Firstly, you can mitigate issues with some preparation. Can’t remember how to work the meeting room touch screen? Book a quick 20 minutes before the main meeting and give yourself a quick refresher. Not only will this help the meeting go smoothly, it will highlight any issues or problems ahead of time, giving you a chance to get them fixed.
But for those times when something does go wrong on the day, as the Hitch Hiker’s Guide suggests, do not panic! We have all been in the situation, high pressure meeting, nerves are a bit frayed and something breaks 10 minutes before the start. Cue the panic, shouting at service desk and making the situation work.
We have all seen actors or news readers fluff their lines, but the best acknowledges their mistake and smoothly moves on. Can you move to another room? Can you continue with audio only while IT fixes the problem? Can you reschedule easily? Staying calm is the best way to look competent in front of peers and solve the problem quicker.
The IT Department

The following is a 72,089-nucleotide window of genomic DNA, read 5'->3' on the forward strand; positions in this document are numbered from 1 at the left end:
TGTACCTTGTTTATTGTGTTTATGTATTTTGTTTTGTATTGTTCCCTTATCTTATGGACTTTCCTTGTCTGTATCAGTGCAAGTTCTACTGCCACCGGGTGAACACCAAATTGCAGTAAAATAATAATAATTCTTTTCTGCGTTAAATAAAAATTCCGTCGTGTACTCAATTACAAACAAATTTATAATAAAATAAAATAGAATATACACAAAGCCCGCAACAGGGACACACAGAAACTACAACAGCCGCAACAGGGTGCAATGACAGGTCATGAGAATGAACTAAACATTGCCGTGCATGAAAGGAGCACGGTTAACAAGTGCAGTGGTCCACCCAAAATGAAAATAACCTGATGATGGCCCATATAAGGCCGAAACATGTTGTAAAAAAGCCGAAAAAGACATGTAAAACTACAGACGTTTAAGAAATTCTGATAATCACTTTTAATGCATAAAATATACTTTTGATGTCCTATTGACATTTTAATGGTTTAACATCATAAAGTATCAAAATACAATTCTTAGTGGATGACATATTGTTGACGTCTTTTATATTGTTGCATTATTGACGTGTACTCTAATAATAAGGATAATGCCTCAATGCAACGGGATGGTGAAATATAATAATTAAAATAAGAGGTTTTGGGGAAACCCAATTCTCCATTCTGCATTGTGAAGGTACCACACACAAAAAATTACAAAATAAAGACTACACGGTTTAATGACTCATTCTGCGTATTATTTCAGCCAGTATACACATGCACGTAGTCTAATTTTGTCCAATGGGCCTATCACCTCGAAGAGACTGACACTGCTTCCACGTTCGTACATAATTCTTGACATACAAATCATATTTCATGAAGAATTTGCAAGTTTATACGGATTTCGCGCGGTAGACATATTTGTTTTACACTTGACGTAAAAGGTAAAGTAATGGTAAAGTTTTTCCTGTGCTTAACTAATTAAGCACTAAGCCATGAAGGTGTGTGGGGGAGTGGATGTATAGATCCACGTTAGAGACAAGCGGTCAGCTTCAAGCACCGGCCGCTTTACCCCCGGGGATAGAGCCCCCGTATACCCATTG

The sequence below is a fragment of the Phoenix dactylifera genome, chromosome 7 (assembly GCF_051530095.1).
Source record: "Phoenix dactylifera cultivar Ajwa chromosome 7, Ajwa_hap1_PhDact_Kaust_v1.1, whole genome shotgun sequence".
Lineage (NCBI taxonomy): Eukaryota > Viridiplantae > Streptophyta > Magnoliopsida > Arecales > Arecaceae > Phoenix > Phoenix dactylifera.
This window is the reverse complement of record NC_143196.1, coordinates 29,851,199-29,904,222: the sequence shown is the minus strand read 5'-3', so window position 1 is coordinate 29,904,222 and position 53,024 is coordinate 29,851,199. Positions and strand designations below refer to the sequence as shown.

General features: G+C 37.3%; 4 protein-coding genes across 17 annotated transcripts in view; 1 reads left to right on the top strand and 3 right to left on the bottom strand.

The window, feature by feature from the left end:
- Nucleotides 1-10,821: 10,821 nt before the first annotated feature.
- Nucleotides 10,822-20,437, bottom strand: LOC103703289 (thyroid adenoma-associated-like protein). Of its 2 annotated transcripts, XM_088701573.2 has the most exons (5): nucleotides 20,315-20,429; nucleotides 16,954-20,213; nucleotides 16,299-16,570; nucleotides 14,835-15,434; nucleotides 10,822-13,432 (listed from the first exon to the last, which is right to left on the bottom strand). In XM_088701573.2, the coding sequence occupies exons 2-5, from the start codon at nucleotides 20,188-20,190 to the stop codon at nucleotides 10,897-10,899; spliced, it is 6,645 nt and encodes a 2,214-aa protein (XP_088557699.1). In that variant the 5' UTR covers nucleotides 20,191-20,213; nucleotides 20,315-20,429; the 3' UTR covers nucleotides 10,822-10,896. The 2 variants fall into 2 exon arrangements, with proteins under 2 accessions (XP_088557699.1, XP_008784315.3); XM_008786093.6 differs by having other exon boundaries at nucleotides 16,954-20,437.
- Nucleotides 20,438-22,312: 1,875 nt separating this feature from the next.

As you expect from your suppliers, quick, effective, and calm response is key. Establish ahead of time who is responsible for meeting rooms, IT or facilities.
Do you have AV trained staff onsite for more serious problems?
If not ensure your service provider or installer has a solid SLA and good support options.
Do you have kit from multiple hardware suppliers and platforms from different providers?
Often, we hear clients complain that when it comes to support, suppliers try to pass the buck and you end up being bounced around with no-one taking ownership. You may want to consider support from a collaboration specialist that can provide monitoring and support for all different platforms, so you have a single point of contact to go to locate faults and quickly fix to minimise the impact on productivity.
Meetings continue to be one of the essential ways teams and colleagues come together to communicate, problem solve, share ideas, and understand their part in achieving the organisation’s wider goals.
Meetings play a part in team and company morale and team spirit. Badly run meetings, either by the organiser or because of toolsets or equipment that do not support the organisation’s collaboration strategy can negatively affect productivity, communication, and team spirit.
Fortunately, with the right approach, you can avoid these pitfalls.